4. What has been one of your favorite experiences or classes at the school so far?
As cliché as it may seem with my background living in Malaysia and previously Cambodia, I have absolutely loved the content in my Modern History of Southeast Asia course. There is never a time where I leave the class without thinking about topics discussed, especially regarding colonialism, syncretism of religion, and nationalism that has led to deep racial divides. As an undergraduate student, I had not studied Southeast Asia, so this is my first learning about these topics and exploring them further through response writings. I do not think this feeling of being intrigued by the content is exclusive to this class since I also find myself connecting dots between most of my courses. The way the content of courses at SAIS directly aligns with my past experiences, current work, and overall interests allows the classes to have a lasting impact on my perspective.

5. As a first year, what are some things you are looking forward to?
As all of my chosen classes have been online, truthfully, it has been quite a different experience. I appreciate how SAIS has equipped me to learn successfully in an online environment and look forward to being on campus and engaging directly with peers and professors, especially continuing to build relationships with those around me. I truly believe most of the value in being a member of any graduate cohort is the connections that you make. Therefore, I look forward to building toward my future by making connections with peers and professors who will support me throughout my career and paying it forward by empowering peers when opportunities arise. I am also excited to be involved in the extra programming available to SAIS students.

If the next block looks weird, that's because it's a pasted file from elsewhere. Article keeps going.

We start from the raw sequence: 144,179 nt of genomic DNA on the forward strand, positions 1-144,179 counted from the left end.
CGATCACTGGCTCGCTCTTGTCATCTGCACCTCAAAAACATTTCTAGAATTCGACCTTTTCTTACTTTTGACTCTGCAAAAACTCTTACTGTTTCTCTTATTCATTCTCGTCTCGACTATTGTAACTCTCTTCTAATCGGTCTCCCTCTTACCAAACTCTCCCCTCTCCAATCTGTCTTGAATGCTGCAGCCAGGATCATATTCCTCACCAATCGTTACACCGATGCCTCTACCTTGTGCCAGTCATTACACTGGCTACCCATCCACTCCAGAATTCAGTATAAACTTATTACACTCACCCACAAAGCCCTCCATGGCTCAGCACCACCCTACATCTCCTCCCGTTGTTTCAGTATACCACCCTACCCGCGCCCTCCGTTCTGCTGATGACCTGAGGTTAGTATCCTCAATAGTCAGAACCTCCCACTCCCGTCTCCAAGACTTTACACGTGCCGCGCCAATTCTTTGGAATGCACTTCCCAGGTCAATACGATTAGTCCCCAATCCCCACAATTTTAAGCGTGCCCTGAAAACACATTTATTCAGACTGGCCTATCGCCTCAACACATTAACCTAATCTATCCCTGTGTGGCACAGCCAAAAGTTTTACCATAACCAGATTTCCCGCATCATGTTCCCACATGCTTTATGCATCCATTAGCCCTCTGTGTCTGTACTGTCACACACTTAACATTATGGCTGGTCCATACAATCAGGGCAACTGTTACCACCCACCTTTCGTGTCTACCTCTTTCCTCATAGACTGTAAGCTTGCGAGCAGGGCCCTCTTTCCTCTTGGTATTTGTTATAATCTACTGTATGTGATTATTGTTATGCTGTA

6. What do you hope to do with your degree after you graduate?
Following graduation from SAIS, I am looking forward to continuing work in the field of sustainability and faith regarding climate justice. Having my home now in Southeast Asia, I see the vulnerability of my family and community to climate change in an urgent and terrifying way. Therefore, I hope to be actively involved in works that inspire and inform climate action through the mitigation of assets or behavior. I am a woman who finds great inspiration in faith practices and have always held a deep respect for faith communities, and I believe there is an incredible opportunity for a global response towards climate change founded in faith-based communities, many of which have been historically exploited and forgotten by policymakers. I hope my work can be a link to research-based data and informed action for ordinary people who have good intentions for the Earth, but who have not had the privilege to explore the topic or options for climate action due to economic or political oppression. In the fight for our Earth, I believe that there will inevitably have to be a simultaneous shift in the way in which our economies and policies are made—so, I hope to tackle issues of oppression by empowering communities to influence their policymakers and economies toward carbon neutralization and demanding equitable development of communities in the transition.